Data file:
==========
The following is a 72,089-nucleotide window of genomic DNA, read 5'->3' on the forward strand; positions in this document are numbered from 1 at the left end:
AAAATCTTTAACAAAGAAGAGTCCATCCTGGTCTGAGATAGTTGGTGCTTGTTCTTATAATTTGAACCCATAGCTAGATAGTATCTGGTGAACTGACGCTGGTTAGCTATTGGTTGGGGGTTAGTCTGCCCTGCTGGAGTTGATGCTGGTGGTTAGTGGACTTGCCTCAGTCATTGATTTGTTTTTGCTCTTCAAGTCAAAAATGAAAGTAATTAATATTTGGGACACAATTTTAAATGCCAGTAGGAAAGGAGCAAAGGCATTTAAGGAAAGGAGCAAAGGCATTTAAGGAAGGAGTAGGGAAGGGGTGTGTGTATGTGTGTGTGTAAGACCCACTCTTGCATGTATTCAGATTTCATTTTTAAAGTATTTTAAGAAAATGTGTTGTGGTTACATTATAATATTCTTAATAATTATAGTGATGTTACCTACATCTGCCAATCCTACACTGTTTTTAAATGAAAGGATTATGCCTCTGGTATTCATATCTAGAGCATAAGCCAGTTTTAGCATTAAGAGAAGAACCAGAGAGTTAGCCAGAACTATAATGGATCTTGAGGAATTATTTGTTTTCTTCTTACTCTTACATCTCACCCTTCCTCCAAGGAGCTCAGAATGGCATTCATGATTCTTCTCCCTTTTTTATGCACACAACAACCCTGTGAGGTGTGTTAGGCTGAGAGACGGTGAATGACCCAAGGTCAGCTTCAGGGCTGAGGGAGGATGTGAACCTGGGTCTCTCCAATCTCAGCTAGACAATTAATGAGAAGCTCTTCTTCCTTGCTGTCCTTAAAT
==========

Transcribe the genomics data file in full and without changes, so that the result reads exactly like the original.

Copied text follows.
The following is a 72,089-nucleotide window of genomic DNA, read 5'->3' on the forward strand; positions in this document are numbered from 1 at the left end:
AAAATCTTTAACAAAGAAGAGTCCATCCTGGTCTGAGATAGTTGGTGCTTGTTCTTATAATTTGAACCCATAGCTAGATAGTATCTGGTGAACTGACGCTGGTTAGCTATTGGTTGGGGGTTAGTCTGCCCTGCTGGAGTTGATGCTGGTGGTTAGTGGACTTGCCTCAGTCATTGATTTGTTTTTGCTCTTCAAGTCAAAAATGAAAGTAATTAATATTTGGGACACAATTTTAAATGCCAGTAGGAAAGGAGCAAAGGCATTTAAGGAAAGGAGCAAAGGCATTTAAGGAAGGAGTAGGGAAGGGGTGTGTGTATGTGTGTGTGTAAGACCCACTCTTGCATGTATTCAGATTTCATTTTTAAAGTATTTTAAGAAAATGTGTTGTGGTTACATTATAATATTCTTAATAATTATAGTGATGTTACCTACATCTGCCAATCCTACACTGTTTTTAAATGAAAGGATTATGCCTCTGGTATTCATATCTAGAGCATAAGCCAGTTTTAGCATTAAGAGAAGAACCAGAGAGTTAGCCAGAACTATAATGGATCTTGAGGAATTATTTGTTTTCTTCTTACTCTTACATCTCACCCTTCCTCCAAGGAGCTCAGAATGGCATTCATGATTCTTCTCCCTTTTTTATGCACACAACAACCCTGTGAGGTGTGTTAGGCTGAGAGACGGTGAATGACCCAAGGTCAGCTTCAGGGCTGAGGGAGGATGTGAACCTGGGTCTCTCCAATCTCAGCTAGACAATTAATGAGAAGCTCTTCTTCCTTGCTGTCCTTAAAT